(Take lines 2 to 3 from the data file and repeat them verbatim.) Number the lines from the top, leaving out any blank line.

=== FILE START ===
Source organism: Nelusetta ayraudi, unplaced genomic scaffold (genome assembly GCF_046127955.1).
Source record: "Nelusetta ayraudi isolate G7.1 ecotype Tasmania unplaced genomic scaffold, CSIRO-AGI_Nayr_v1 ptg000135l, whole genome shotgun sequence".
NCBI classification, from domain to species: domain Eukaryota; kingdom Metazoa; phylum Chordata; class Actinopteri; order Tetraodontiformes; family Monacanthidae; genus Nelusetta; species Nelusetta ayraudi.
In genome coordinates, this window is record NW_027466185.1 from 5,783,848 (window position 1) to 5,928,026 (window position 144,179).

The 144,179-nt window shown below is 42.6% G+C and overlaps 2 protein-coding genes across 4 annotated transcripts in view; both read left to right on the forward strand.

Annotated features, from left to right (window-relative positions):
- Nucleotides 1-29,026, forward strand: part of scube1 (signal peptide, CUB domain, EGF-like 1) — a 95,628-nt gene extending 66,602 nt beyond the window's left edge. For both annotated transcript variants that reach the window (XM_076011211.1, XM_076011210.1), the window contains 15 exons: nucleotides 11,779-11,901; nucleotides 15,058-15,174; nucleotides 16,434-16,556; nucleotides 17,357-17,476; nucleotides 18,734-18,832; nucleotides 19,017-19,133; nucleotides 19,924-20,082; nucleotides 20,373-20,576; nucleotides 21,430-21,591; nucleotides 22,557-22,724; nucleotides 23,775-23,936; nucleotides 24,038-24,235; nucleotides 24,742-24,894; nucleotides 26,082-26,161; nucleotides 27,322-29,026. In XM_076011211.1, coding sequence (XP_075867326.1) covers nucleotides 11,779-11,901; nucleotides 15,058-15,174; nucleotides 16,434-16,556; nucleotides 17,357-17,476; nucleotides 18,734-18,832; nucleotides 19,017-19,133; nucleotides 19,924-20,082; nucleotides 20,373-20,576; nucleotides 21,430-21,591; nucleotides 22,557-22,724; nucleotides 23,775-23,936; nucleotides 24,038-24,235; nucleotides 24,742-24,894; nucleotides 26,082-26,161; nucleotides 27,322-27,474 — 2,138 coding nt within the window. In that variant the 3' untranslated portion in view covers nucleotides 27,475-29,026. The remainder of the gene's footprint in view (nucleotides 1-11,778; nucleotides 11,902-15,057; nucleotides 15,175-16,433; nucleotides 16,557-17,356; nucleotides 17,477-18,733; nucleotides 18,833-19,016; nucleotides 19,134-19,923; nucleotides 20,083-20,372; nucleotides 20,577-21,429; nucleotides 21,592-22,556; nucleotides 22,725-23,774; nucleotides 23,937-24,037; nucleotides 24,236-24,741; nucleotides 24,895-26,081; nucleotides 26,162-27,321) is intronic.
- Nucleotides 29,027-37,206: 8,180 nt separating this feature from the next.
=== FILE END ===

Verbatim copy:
Source record: "Nelusetta ayraudi isolate G7.1 ecotype Tasmania unplaced genomic scaffold, CSIRO-AGI_Nayr_v1 ptg000135l, whole genome shotgun sequence".
NCBI classification, from domain to species: domain Eukaryota; kingdom Metazoa; phylum Chordata; class Actinopteri; order Tetraodontiformes; family Monacanthidae; genus Nelusetta; species Nelusetta ayraudi.